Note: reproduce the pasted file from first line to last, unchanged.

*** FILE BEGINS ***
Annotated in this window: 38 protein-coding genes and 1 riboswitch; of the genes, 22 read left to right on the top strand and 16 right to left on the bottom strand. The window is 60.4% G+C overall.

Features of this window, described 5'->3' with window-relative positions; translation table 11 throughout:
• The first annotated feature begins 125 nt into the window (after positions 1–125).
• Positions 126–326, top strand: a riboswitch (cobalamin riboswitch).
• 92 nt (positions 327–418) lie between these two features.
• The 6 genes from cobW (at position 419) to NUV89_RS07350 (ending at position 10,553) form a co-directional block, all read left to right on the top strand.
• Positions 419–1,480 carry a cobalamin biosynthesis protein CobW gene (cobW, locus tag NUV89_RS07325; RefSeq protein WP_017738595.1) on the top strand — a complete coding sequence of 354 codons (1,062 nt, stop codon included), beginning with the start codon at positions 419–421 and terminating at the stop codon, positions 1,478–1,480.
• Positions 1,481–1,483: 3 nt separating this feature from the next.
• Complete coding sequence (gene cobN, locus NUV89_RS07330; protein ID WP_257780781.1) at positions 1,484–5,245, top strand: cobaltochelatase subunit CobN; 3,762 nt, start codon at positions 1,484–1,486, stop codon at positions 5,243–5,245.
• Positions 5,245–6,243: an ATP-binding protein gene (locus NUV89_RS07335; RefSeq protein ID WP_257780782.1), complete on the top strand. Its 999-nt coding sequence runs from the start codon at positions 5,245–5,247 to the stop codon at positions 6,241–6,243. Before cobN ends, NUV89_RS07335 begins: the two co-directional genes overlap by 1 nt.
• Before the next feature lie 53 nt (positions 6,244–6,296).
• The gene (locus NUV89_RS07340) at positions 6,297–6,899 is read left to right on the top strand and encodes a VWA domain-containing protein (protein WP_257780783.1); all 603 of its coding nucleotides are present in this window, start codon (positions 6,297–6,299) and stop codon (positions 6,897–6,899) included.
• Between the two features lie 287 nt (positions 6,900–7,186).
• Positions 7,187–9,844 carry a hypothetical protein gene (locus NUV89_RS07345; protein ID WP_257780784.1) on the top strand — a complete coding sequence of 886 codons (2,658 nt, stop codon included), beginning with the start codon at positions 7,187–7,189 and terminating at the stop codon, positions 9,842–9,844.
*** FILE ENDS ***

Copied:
Annotated in this window: 38 protein-coding genes and 1 riboswitch; of the genes, 22 read left to right on the top strand and 16 right to left on the bottom strand. The window is 60.4% G+C overall.

Features of this window, described 5'->3' with window-relative positions; translation table 11 throughout:
• The first annotated feature begins 125 nt into the window (after positions 1–125).
• Positions 126–326, top strand: a riboswitch (cobalamin riboswitch).
• 92 nt (positions 327–418) lie between these two features.
• The 6 genes from cobW (at position 419) to NUV89_RS07350 (ending at position 10,553) form a co-directional block, all read left to right on the top strand.
• Positions 419–1,480 carry a cobalamin biosynthesis protein CobW gene (cobW, locus tag NUV89_RS07325; RefSeq protein WP_017738595.1) on the top strand — a complete coding sequence of 354 codons (1,062 nt, stop codon included), beginning with the start codon at positions 419–421 and terminating at the stop codon, positions 1,478–1,480.
• Positions 1,481–1,483: 3 nt separating this feature from the next.
• Complete coding sequence (gene cobN, locus NUV89_RS07330; protein ID WP_257780781.1) at positions 1,484–5,245, top strand: cobaltochelatase subunit CobN; 3,762 nt, start codon at positions 1,484–1,486, stop codon at positions 5,243–5,245.
• Positions 5,245–6,243: an ATP-binding protein gene (locus NUV89_RS07335; RefSeq protein ID WP_257780782.1), complete on the top strand. Its 999-nt coding sequence runs from the start codon at positions 5,245–5,247 to the stop codon at positions 6,241–6,243. Before cobN ends, NUV89_RS07335 begins: the two co-directional genes overlap by 1 nt.
• Before the next feature lie 53 nt (positions 6,244–6,296).
• The gene (locus NUV89_RS07340) at positions 6,297–6,899 is read left to right on the top strand and encodes a VWA domain-containing protein (protein WP_257780783.1); all 603 of its coding nucleotides are present in this window, start codon (positions 6,297–6,299) and stop codon (positions 6,897–6,899) included.
• Between the two features lie 287 nt (positions 6,900–7,186).
• Positions 7,187–9,844 carry a hypothetical protein gene (locus NUV89_RS07345; protein ID WP_257780784.1) on the top strand — a complete coding sequence of 886 codons (2,658 nt, stop codon included), beginning with the start codon at positions 7,187–7,189 and terminating at the stop codon, positions 9,842–9,844.